Looking Back: Great to Greater?
“After climbing a great hill, one only finds that there are many more hills to climb.” — Nelson Mandela
In May of 2012, my first Chair Column appeared in the ACR Bulletin. I wrote about the ACR as a battleship — defending our pillars, fighting for the rights of our members, and always keeping in mind the best interests of our patients. Now the time is at hand to write my final column as chair.
I cannot count how many times I have been asked, “How do you like being chair?” or “How do you have time to do it?” I must tell you that I have always answered in the same way — this is the best “job” I have ever had. Working with the BOC, CSC, and ACR staff is fabulous. Meeting other radiologists and other physicians, physicists, and other health care providers from all over the U.S. and around the world has been terrific. Representing the ACR at state chapter and other meetings, interacting with other society officers, meeting members of state and federal government, and travelling have all been exhilarating. It is truly like the proverbial drink from a fire hose. The ACR is so complex and far reaching it is mind boggling. I like to say that I work for my practice three days a week and I work for the ACR eight days a week.
I have really enjoyed this opportunity and challenge to serve as the chair. I would do it again in a heartbeat. I wish all of you could have the same opportunity someday.
What is most gratifying, however, is not listed above. Rather, I am most proud of all the advances and new initiatives that together we have implemented during my tenure. I must emphasize that I personally had only a small part to play in most of these innovations — mostly it was other members of the BOC, CSC, and staff that came to me with ideas. I was fortunate to be in a position that allowed me to help implement and advance these suggestions.
Jim Collins, in Good to Great, wisely states that “good is the enemy of great.” He goes on to say that “greatness is not a function of circumstance. Greatness, it turns out, is largely a matter of conscious choice, and discipline.” So please indulge me briefly while I look back and recall much of what has happened at the ACR over the past two years, excluding the regular business of the College, such as AMCLC, the ACR-RBMA Forum, the Practice Leaders Meeting, and the Intersociety Commission. In my opinion, the ACR has indeed progressed from great to greater.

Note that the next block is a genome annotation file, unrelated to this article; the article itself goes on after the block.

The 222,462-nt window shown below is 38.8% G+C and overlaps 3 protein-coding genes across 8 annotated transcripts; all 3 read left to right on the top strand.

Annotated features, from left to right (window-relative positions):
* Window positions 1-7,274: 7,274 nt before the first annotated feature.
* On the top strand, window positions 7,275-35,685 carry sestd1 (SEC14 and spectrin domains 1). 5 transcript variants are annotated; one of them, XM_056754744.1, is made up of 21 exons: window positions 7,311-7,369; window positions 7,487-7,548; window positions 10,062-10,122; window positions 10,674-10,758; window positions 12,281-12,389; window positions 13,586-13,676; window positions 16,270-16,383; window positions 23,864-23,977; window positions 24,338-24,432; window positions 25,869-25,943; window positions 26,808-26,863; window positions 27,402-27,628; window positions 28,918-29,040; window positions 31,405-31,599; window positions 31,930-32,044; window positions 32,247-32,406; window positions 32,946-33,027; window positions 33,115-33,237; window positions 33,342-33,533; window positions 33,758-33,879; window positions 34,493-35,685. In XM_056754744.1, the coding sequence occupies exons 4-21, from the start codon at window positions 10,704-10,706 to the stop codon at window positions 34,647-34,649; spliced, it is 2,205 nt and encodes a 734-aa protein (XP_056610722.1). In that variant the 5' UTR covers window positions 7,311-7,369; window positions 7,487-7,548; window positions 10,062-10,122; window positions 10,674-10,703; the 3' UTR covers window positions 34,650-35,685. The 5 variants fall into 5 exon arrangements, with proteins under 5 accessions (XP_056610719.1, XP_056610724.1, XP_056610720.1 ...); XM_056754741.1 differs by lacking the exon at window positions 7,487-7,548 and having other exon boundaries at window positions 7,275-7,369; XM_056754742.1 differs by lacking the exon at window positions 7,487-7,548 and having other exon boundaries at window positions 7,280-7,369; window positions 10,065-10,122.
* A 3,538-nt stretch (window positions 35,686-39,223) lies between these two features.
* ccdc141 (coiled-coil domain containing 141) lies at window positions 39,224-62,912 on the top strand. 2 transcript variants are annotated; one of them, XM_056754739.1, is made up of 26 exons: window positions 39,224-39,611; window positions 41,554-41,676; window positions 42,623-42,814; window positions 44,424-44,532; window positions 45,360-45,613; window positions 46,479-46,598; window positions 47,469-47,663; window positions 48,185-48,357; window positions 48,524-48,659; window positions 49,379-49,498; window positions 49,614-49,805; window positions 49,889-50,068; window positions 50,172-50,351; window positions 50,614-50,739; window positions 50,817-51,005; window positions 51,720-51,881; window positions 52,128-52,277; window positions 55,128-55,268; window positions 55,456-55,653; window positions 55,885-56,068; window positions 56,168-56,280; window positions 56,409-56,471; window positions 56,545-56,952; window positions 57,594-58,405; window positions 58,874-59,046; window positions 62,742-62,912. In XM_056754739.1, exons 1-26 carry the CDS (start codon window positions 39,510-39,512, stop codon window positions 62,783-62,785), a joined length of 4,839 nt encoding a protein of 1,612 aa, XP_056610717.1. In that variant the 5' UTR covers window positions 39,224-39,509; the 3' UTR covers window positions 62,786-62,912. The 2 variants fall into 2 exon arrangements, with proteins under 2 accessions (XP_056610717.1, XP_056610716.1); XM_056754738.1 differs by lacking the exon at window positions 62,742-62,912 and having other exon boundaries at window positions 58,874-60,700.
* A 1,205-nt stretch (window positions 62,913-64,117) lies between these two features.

In 2012, the following occurred:
• June: The Imaging Communication Network was founded and deployed.
• July: The Radiology Leadership Institute® was launched with its Inaugural Event at the Kellogg School of Management.
• July: A partnership was created with National Decision Support Company to take ACR Appropriateness Criteria® to EMR vendors as ACR Select™.
• August: The Harvey L. Neiman Health Policy Institute was launched.
• Summer: The American Association for Women Radiologists proposed the ACR Commission for Women and General Diversity.
• September: ACR leaders and selected staff met with corporate representatives for the first time in 10 years.
Other notable events from 2012 include the remodel of the ACR headquarters building at 1891 Preston White Drive in Reston, Va., resulting in enhanced space and work environment for ACR employees and the building’s LEED certification; the purchase of 1892 Preston White Drive, the home of the ACR Education Center; and the kickoff of planning ACR 2015: A Meeting for All Members.
In 2013, the following occurred:
• January: The ACR and the Intersociety Committee launched RadiologyCentral.org to set up a universal calendar for radiology events.
• March: The ACR participated in Radiology Education Days in Haiti, which was attended by more than 100 Haitian physicians.
• April: The Task Force for Clinical Practice of Interventional Radiology and Interventional Neuroradiology was created.
• May: The Task Force on Teleradiology issued a report; the first semiannual Global Summit on Radiology Quality and Safety was held; the review, restructuring, and revision of the ACR Bylaws was completed.
In 2013, we also launched Imaging 3.0™, a toolkit for change; celebrated the JACR®’s 10th anniversary; and established the ACR Head Injury Institute. And last but not least, a search committee was successful in identifying the next chief executive officer for the College. William T. Thorwarth Jr., MD, FACR, will follow longstanding luminary Harvey L. Neiman, MD, FACR, as our next CEO. In 2014, the BI-RADS® 5th edition was published.
When I first ran for election to the CSC in 1998, in my two-minute speech, I pledged to give my time, my energy, and my enthusiasm to the College. I reaffirm that commitment today. I would like to take this opportunity to thank all those who have preceded me, covered my back, and been by my side on this journey. This includes all of the members of the BOC, the CSC, ACR staff, and the more than 1,400 member and non-member volunteers like you.
By Paul H. Ellenbogen, MD, FACR, Chair